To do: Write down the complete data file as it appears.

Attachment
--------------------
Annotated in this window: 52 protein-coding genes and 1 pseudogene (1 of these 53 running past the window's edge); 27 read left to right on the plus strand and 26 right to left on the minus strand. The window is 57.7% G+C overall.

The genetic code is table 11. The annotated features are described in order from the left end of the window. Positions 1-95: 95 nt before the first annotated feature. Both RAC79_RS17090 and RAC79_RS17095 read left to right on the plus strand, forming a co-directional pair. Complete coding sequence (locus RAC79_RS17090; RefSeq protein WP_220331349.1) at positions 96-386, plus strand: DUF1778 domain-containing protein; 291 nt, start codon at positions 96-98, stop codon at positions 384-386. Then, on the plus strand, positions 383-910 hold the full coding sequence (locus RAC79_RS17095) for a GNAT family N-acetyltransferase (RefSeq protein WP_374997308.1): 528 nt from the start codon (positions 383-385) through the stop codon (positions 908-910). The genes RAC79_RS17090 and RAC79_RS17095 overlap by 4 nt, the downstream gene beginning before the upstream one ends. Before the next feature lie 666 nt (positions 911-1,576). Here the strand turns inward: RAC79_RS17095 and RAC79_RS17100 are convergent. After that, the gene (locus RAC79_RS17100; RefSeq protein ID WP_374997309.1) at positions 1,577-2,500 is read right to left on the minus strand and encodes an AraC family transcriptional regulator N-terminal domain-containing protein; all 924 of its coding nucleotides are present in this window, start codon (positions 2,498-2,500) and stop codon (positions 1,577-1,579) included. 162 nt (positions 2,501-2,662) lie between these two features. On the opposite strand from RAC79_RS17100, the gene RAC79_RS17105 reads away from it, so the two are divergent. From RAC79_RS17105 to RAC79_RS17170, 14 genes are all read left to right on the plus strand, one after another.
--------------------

Annotated in this window: 52 protein-coding genes and 1 pseudogene (1 of these 53 running past the window's edge); 27 read left to right on the plus strand and 26 right to left on the minus strand. The window is 57.7% G+C overall.

The genetic code is table 11. The annotated features are described in order from the left end of the window. Positions 1-95: 95 nt before the first annotated feature. Both RAC79_RS17090 and RAC79_RS17095 read left to right on the plus strand, forming a co-directional pair. Complete coding sequence (locus RAC79_RS17090; RefSeq protein WP_220331349.1) at positions 96-386, plus strand: DUF1778 domain-containing protein; 291 nt, start codon at positions 96-98, stop codon at positions 384-386. Then, on the plus strand, positions 383-910 hold the full coding sequence (locus RAC79_RS17095) for a GNAT family N-acetyltransferase (RefSeq protein WP_374997308.1): 528 nt from the start codon (positions 383-385) through the stop codon (positions 908-910). The genes RAC79_RS17090 and RAC79_RS17095 overlap by 4 nt, the downstream gene beginning before the upstream one ends. Before the next feature lie 666 nt (positions 911-1,576). Here the strand turns inward: RAC79_RS17095 and RAC79_RS17100 are convergent. After that, the gene (locus RAC79_RS17100; RefSeq protein ID WP_374997309.1) at positions 1,577-2,500 is read right to left on the minus strand and encodes an AraC family transcriptional regulator N-terminal domain-containing protein; all 924 of its coding nucleotides are present in this window, start codon (positions 2,498-2,500) and stop codon (positions 1,577-1,579) included. 162 nt (positions 2,501-2,662) lie between these two features. On the opposite strand from RAC79_RS17100, the gene RAC79_RS17105 reads away from it, so the two are divergent. From RAC79_RS17105 to RAC79_RS17170, 14 genes are all read left to right on the plus strand, one after another.